Suitably briefed, we rejoin our respective sleds. ‘You’ll be driving’, says the instructor, pointing at me. My companion gets off lightly: hearing ‘You can make yourself comfortable here’ she loses no time in doing just that, in the relative security of the low-slung passenger seat. The dogs, meanwhile, are old hands at this kind of thing, and know exactly what comes next. The howling and barking begin all over again as the staff fan out to release the ecstatic animals from their chains, before securing them in their allotted positions in the long harnesses of the sleds. Each sled gets five dogs – two at the front, one in the middle and two more behind – chosen for their strength and ability to coexist happily as a working team. By the time we’re ready to get moving their impatience to be off is conveyed in a series of powerful yanks on the sled, straining the thick rope by which we’re lashed to a nearby tree.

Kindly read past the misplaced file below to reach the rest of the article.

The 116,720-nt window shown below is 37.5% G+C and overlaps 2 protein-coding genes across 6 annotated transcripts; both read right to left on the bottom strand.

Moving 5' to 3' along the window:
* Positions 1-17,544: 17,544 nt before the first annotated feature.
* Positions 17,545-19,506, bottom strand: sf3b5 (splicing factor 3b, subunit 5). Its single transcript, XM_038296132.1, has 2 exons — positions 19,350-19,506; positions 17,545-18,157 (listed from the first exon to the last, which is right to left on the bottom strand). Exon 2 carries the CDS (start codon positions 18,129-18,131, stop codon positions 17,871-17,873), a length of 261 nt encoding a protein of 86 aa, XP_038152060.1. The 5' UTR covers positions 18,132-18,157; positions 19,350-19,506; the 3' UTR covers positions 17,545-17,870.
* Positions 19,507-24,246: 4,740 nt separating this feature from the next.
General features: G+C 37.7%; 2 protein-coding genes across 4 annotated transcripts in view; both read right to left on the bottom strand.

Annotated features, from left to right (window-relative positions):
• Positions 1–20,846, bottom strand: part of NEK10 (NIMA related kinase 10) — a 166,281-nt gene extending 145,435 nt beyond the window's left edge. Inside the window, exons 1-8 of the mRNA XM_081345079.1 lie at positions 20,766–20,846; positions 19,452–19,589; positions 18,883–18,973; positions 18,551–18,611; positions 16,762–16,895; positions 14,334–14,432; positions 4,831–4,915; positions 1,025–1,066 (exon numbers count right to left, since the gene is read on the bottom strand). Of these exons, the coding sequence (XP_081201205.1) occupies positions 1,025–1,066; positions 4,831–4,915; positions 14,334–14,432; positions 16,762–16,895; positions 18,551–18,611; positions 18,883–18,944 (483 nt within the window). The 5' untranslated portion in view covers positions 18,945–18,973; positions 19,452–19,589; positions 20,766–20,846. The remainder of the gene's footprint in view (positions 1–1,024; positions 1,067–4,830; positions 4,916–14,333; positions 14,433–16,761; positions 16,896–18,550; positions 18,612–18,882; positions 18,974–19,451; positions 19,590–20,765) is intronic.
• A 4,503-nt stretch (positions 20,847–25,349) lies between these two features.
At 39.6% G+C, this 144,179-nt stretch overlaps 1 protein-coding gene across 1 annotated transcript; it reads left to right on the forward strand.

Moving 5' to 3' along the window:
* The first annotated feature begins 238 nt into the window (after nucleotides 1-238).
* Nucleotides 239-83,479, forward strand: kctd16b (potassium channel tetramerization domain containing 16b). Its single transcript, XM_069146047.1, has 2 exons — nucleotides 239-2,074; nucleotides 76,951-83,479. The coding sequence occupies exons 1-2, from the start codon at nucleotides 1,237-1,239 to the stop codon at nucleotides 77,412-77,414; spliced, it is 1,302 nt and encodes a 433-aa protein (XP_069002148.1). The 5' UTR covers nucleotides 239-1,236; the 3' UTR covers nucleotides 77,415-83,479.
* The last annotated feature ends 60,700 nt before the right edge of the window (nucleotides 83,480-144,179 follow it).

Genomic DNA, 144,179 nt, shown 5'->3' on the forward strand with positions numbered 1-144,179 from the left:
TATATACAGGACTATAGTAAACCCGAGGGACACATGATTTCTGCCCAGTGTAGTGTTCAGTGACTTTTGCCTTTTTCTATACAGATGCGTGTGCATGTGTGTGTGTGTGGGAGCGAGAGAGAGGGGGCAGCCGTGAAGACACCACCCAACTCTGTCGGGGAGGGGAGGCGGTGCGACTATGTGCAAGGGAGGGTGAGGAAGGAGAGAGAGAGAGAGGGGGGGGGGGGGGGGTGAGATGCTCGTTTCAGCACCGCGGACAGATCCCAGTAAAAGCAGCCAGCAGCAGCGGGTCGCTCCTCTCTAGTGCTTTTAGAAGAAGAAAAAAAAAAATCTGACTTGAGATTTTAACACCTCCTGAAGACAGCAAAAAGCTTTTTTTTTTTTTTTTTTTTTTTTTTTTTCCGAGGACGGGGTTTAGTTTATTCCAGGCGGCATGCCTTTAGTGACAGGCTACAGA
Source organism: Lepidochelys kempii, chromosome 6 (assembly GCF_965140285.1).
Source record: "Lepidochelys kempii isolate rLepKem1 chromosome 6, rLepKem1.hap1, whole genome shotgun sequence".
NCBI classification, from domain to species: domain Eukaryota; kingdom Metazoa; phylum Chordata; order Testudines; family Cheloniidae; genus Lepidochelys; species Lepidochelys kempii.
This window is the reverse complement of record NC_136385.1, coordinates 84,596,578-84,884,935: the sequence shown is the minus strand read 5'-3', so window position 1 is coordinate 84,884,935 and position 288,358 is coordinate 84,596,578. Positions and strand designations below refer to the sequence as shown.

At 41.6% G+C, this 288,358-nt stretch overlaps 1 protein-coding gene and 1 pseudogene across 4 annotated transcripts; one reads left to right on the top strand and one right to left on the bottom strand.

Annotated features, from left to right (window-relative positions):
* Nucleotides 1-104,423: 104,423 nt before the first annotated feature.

This security is short-lived, however, as a member of staff yells at me to stand on the brake pedal – then releases the rope. It takes all my strength to hold the whole show on the spot, and the guy who slipped the tethering rope now shows me another line, this time with a sturdy ground-anchor (‘in case you ever need it…’) attached to the end.
As the howling rises to a manic, wailing shriek, it’s obvious that ‘walkies’ must now be happening any second, or all hell is going to break loose.